Later in the series, a mysterious villain named Vadic (Amanda Plummer) who pilots a talon-like ship called the Shrike will reveal that she has been controlling the portal weapon, and will happily demonstrate how functional it can serve in ship-to-ship combat. When her prey attempts to flee, for instance, she can project a portal in front of it, redirecting them directly in front of her ship again. If she’s fast enough on the draw, she can open a portal in front of a photon torpedo, forcing it directly back at her attacker. The uses of the portal weapon are limited, it seems, only by the imagination and ruthlessness of its wielder. 

To idly postulate, one could open a portal right next to a sun’s cornea, position its exit next to a ship, or even a planet, and blast either with unbelievable solar energy. One could open a portal in front of a ship, and arrange its exit immediately behind, allowing a ship to rear-end itself. One could fire a ship’s phasers or photon torpedoes into a portal, and arrange its exit inside a ship, or even inside a deep basement somewhere, essentially committing acts of terrorism from space. The building-dropping maneuver is plenty creatively destructive as is.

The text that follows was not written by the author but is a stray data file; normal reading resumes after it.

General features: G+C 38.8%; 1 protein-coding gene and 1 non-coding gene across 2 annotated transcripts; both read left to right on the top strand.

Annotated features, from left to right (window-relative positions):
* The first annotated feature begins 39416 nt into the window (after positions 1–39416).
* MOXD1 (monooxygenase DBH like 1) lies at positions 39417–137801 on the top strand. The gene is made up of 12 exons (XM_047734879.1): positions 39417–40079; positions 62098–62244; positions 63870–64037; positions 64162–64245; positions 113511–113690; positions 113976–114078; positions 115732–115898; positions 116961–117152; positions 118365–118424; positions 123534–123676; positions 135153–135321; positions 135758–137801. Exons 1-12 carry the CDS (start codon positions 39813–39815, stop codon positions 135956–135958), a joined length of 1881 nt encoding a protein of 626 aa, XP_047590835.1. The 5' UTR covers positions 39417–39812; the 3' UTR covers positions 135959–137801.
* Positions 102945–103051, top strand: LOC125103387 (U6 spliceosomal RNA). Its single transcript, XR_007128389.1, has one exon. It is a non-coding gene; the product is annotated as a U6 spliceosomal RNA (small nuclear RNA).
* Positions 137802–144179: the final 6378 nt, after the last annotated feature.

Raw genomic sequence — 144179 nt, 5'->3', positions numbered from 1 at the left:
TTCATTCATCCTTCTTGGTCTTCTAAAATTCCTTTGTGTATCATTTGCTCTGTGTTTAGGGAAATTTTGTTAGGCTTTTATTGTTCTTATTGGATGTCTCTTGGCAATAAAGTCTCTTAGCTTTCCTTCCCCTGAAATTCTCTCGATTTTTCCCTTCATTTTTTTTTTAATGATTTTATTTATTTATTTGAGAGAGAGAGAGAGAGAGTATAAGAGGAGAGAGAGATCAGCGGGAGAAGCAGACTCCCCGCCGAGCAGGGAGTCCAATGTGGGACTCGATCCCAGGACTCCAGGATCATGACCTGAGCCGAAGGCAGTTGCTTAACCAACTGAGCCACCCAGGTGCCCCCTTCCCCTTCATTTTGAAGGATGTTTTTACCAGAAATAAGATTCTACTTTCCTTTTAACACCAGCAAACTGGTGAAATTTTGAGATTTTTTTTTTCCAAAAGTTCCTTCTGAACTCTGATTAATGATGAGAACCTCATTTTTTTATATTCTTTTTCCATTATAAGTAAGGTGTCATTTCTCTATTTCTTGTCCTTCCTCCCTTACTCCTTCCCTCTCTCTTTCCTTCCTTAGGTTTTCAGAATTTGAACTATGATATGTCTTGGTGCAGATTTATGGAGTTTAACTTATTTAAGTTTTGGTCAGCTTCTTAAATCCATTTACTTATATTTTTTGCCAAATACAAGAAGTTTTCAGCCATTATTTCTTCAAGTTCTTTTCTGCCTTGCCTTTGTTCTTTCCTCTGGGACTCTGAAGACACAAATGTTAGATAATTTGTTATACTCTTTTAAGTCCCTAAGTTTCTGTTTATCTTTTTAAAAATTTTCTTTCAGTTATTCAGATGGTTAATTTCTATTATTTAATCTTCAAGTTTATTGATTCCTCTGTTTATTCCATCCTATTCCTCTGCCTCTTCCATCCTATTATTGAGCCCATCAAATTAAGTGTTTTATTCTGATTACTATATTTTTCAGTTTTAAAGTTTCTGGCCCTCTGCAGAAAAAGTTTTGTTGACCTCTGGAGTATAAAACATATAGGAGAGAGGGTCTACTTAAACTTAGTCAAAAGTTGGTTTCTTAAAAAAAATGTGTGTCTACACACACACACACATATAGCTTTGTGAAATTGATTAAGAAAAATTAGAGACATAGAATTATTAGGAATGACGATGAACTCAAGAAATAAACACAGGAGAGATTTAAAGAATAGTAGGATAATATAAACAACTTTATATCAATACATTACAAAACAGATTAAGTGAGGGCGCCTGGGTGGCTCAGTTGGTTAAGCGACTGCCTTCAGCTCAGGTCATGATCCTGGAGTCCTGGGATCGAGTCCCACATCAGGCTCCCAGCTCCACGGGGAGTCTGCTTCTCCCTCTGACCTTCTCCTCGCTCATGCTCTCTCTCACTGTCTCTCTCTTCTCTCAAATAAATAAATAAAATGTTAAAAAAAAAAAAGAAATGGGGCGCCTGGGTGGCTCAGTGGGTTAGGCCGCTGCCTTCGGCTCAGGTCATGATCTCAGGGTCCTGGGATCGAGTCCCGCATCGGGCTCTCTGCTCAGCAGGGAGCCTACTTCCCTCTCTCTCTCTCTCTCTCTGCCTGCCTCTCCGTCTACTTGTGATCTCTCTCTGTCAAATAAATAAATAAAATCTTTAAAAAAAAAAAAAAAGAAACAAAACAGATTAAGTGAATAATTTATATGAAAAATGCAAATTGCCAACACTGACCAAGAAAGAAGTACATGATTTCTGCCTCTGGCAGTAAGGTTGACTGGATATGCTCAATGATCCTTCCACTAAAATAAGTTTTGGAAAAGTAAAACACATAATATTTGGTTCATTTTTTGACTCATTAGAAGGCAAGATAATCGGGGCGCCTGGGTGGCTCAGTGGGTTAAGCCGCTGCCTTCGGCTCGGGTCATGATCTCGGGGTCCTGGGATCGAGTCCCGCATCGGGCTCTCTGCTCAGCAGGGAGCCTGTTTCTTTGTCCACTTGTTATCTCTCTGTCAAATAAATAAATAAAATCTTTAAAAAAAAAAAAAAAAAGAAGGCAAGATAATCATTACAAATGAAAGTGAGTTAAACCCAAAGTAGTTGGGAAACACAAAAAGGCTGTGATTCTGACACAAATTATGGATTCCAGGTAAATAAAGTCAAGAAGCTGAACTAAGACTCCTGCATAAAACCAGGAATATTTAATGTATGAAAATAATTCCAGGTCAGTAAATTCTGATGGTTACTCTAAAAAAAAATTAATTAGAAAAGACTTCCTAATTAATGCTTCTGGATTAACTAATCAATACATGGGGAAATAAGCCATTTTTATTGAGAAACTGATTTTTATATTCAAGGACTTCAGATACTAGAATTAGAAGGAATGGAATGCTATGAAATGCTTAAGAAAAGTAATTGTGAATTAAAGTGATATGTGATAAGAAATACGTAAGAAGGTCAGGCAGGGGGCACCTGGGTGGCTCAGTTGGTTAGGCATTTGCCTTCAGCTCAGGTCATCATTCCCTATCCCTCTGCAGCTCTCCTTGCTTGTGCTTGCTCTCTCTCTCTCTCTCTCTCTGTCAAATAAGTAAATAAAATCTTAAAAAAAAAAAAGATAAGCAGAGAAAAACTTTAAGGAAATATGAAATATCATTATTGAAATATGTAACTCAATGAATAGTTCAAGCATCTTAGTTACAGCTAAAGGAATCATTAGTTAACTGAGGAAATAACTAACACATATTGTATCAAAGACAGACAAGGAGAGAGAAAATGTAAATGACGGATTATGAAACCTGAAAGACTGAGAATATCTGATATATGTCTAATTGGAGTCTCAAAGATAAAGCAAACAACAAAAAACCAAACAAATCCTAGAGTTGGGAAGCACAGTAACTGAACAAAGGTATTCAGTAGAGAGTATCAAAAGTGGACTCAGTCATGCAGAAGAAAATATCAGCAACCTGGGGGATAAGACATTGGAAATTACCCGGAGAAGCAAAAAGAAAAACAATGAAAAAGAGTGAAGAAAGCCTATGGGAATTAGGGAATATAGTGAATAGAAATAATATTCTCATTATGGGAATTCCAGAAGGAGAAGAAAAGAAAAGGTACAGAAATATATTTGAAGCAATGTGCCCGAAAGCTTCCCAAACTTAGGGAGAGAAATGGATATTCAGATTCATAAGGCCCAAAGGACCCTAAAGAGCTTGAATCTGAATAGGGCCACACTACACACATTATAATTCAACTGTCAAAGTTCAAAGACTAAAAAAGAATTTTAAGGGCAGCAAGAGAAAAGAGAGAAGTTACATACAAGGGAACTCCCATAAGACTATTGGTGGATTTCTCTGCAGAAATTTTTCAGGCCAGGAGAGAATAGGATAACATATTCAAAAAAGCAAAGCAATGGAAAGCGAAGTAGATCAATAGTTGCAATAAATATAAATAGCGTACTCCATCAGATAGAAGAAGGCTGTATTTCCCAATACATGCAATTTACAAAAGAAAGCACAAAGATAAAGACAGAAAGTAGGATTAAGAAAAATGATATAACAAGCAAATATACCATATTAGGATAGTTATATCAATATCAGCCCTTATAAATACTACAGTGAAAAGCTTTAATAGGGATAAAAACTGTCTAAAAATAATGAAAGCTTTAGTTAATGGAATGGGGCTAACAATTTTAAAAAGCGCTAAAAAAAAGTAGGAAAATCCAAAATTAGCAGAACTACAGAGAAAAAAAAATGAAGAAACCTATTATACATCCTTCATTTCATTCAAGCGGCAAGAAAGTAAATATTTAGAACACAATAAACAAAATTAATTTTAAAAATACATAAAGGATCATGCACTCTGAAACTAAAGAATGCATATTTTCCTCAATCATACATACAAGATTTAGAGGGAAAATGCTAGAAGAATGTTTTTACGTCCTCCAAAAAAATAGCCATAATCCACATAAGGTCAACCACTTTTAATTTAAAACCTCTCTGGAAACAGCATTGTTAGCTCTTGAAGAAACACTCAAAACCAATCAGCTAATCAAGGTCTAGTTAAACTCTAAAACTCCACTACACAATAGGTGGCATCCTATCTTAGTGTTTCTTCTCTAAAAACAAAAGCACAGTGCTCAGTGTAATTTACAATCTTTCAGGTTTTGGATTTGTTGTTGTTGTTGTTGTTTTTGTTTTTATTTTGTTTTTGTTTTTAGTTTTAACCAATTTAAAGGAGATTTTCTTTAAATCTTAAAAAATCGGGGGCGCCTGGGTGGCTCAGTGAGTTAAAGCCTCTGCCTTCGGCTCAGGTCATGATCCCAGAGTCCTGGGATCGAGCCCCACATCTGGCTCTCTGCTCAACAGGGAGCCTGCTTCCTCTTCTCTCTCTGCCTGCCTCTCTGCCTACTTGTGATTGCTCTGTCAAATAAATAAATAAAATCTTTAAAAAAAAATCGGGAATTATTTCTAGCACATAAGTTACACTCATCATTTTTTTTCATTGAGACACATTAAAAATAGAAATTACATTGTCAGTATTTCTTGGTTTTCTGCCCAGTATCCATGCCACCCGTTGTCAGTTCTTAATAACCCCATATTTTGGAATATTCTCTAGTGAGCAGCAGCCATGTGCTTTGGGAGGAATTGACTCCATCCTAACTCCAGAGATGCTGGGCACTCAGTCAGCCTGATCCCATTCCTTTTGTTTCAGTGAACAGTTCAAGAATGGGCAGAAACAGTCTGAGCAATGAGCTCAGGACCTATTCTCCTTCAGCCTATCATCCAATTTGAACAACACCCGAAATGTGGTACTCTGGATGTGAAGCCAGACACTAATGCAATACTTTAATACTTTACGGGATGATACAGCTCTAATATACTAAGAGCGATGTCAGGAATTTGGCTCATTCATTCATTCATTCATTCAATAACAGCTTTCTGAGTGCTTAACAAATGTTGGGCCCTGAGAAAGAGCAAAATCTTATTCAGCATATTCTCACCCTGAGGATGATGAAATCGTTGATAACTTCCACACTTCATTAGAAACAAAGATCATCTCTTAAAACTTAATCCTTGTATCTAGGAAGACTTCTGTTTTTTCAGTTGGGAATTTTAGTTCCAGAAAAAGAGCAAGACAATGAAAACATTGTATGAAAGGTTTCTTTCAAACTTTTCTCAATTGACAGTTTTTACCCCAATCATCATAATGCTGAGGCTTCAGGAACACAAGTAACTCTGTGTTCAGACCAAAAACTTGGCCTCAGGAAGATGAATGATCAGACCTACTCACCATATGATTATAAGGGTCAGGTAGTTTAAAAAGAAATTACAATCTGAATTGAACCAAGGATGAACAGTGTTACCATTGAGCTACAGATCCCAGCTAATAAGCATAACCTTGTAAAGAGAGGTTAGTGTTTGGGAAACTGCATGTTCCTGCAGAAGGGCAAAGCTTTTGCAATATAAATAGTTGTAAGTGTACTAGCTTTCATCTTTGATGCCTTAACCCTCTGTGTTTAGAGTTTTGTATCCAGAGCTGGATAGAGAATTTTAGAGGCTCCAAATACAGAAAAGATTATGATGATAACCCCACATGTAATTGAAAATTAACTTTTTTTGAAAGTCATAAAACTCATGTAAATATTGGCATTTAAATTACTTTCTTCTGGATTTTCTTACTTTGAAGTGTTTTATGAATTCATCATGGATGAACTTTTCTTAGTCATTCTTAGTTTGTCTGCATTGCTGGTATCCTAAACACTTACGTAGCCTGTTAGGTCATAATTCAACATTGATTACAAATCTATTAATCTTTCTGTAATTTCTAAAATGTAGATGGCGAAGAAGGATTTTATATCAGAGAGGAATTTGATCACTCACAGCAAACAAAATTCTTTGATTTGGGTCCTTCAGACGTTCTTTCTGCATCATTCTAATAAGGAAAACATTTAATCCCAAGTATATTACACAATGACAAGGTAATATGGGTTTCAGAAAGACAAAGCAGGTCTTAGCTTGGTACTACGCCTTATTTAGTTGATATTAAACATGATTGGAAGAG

Because of these weaponized uses, it’s clear why portal technology has been banned and hidden away from Starfleet at large. Yes, the portal tech could make rescue and transportation that much swifter, perhaps being used to evacuate thousands of people at once from dangerous situations. It would also give researchers a chance to, say, scan dangerous spatial phenomena from a safe distance. Just open a portal and scan away. But until a portal cannot be used as a weapon, then perhaps wait to use it.